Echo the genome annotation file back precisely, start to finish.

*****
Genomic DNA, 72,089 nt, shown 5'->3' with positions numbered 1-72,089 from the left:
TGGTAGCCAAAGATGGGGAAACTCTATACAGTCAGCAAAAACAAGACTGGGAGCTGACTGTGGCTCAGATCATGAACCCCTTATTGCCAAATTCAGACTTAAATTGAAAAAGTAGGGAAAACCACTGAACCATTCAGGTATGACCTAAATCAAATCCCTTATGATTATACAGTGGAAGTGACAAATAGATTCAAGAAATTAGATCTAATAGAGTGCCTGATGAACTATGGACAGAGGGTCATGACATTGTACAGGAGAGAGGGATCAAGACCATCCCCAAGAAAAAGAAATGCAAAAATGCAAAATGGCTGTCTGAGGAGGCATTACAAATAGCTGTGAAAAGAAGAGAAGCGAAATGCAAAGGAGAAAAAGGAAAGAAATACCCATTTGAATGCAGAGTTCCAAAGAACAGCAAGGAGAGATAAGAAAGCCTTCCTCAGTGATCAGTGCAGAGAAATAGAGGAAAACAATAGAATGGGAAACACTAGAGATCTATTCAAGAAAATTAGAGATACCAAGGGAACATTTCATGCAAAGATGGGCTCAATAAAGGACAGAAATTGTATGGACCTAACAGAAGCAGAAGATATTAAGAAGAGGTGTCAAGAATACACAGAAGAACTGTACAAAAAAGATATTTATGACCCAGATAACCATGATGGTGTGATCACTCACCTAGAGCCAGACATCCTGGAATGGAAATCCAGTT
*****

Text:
Genomic DNA, 72,089 nt, shown 5'->3' with positions numbered 1-72,089 from the left:
TGGTAGCCAAAGATGGGGAAACTCTATACAGTCAGCAAAAACAAGACTGGGAGCTGACTGTGGCTCAGATCATGAACCCCTTATTGCCAAATTCAGACTTAAATTGAAAAAGTAGGGAAAACCACTGAACCATTCAGGTATGACCTAAATCAAATCCCTTATGATTATACAGTGGAAGTGACAAATAGATTCAAGAAATTAGATCTAATAGAGTGCCTGATGAACTATGGACAGAGGGTCATGACATTGTACAGGAGAGAGGGATCAAGACCATCCCCAAGAAAAAGAAATGCAAAAATGCAAAATGGCTGTCTGAGGAGGCATTACAAATAGCTGTGAAAAGAAGAGAAGCGAAATGCAAAGGAGAAAAAGGAAAGAAATACCCATTTGAATGCAGAGTTCCAAAGAACAGCAAGGAGAGATAAGAAAGCCTTCCTCAGTGATCAGTGCAGAGAAATAGAGGAAAACAATAGAATGGGAAACACTAGAGATCTATTCAAGAAAATTAGAGATACCAAGGGAACATTTCATGCAAAGATGGGCTCAATAAAGGACAGAAATTGTATGGACCTAACAGAAGCAGAAGATATTAAGAAGAGGTGTCAAGAATACACAGAAGAACTGTACAAAAAAGATATTTATGACCCAGATAACCATGATGGTGTGATCACTCACCTAGAGCCAGACATCCTGGAATGGAAATCCAGTT